Focus : Clashing Worlds

Steve Weinstein is a frequent contributor to Calendar and TV Times

Each Saturday on KTTV, the local TV audience is treated to such skits as American Border Gladiators, in which two contestants from Central America--one is a man dressed as a Kung fu-fighting housewife--attempt to outrun and out-muscle two athletic Anglo gladiators at a fake international frontier.

Meanwhile, most nights next month at the Mark Taper Forum, several hundred theater lovers will be treated to three Chicano brothers reflecting on the death of Cesar Chavez, the relevance of their Latin heritage to their Americanized lives, the history of L.A., communism and the place of politics in art in a long narrative corrida filled with song, pathos and satire.

Though such contrasting artistic visions may seem as incompatible as chorizo and caviar, the fact is that the same three guys are responsible for both.

Culture Clash--the 10-year-old comedy trio of Herbert Siguenza, Richard Montoya and Ric Salinas--is surfing on waves no Chicanos have surfed on before with the weekly comedy-variety show named after the group. The show, produced by Fox Television Stations, is perhaps the only series in TV history that features an all-Latino cast doing all-Latino-flavored material. (KTLA's "Comedy Compadres" features all Latino comedians each week doing their comedy club stand-up routines.)

Members of the group, who have written and performed live theater pieces everywhere from obscure art galleries to college campuses to New York's Lincoln Center, claim that while finally gaining a beachhead in TV Land, they have simultaneously reached a career pinnacle in theater. And, even if they have to work day and night switching back and forth between the two divergent forms and sensibilities, they can't give either up.

"Sometimes it does get a bit schizophrenic because half of our day we're working with Mark Taper dramaturges and directors at this slow, very respectful pace where you let the work build itself, and then the other half we're here (at Fox) where the big question of the day is, 'Where's the funny?' " Montoya says.

"And the people at the Taper just laugh because funny is not even a noun. You can't do the deeper, darker, more personal themes of the theater on TV where it's boom, bam, punch line, it's done. But we love the fact that TV is more instantly gratifying. It's a more populist form, and we're now finally reaching all those hundreds of thousands of people out there who could never afford an expensive theater ticket."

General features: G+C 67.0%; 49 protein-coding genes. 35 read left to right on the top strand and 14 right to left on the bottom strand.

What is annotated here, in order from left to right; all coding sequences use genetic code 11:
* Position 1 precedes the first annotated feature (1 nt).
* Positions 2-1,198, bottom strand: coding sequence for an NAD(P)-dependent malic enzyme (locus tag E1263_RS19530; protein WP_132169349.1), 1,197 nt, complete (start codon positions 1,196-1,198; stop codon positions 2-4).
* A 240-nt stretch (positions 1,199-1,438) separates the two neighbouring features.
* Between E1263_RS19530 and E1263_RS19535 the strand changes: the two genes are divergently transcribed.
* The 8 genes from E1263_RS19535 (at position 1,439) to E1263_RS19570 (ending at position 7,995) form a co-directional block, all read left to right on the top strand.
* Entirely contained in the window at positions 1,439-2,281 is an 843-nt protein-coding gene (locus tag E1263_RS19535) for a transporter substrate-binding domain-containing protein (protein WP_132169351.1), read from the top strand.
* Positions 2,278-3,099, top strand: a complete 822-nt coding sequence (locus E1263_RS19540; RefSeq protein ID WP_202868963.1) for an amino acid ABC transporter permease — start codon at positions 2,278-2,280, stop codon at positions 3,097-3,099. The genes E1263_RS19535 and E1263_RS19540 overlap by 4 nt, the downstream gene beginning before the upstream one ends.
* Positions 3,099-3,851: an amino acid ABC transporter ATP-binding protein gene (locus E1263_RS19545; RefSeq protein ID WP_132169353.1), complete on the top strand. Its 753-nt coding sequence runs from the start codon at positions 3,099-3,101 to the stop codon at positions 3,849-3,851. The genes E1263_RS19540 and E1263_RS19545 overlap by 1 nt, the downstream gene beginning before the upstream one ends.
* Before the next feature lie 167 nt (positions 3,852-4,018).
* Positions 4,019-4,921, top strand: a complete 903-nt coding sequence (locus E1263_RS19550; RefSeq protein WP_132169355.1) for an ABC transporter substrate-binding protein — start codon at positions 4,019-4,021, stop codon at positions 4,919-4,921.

The TV sketches, the group insists, are not watered-down versions of previous stage work. "We're doing dangerous TV," says Salinas, who, along with his two partners, also serves as executive producer of the series. The half-hour show features characters and bits culled from theater productions as well as new material, such as a bit called "Chicano Surf Party" that parodies both the old beach party movies and traditional racial turf battles a la "West Side Story."

Culture Clash recently did a skit called "The Middle East L.A. Peace Treaty," in which the cast dressed up as Hasidic Jew cholos and Yassir Arafat-looking cholos, divvied up sections of the West Bank of the L.A. River, the Boyle Heights and the Montebello mall and signed the treaty in the White House Rose Garden with cans of spray paint.

The TV show began as a six-episode test last summer on KTTV. When it proved popular, occasionally winning its time period, Fox ordered 12 more episodes and sold the show to Fox stations in Houston and Dallas. But Culture Clash had hoped that more stations would have picked up the show by now or that Fox Broadcasting would have grabbed it for prime time.

The problem, the group says, is an age-old battle for Latinos, who have struggled for years to break into television. (Culture Clash made a sitcom for Fox last year that never aired.)

Some station managers fear that the group's irreverent humor, which pokes fun at all kinds of Latino icons--from Julio Igleseias to Frida Kahlo to math teacher Jaime Escalante ("Stand and Deliver") to the Catholic Church--might offend more conservative Latinos, Culture Clash says. And some, the group adds, fear that other minorities and whites won't get the ethnic humor or references.

"They are making assumptions and deciding for people," Siguenza says. "What is funny is funny, and the show is funny. They don't know that it won't play to non-Latinos. It does. Here, we get all kinds of positive reaction from all kinds of people who like the show. We need other Latinos and groups to get behind us and write letters and tell TV stations that they want to see some Latino programming."

The trio often find themselves frustrated over the immigration debate and other political policies affecting Latinos as well as what they see as offensive media images. That frustration finds its way into their act.

"So while we are enjoying some success, we can't ignore these other images," Montoya says. "People are fed up with it. So we will take something like 'American Border Gladiators' and mock the whole bit about Mexicans trying to cross the border, but at the same time it takes a serious subject like immigration and disarms people. I don't know if our skits can change any minds, but every now and then it is important to us to slip in some of our shots while making them laugh."

"Culture Clash" airs Saturdays at 7 p.m. on Fox. The group appears in "Carpa Clash" at the Mark Taper Forum in Los Angeles Dec. 2-23.

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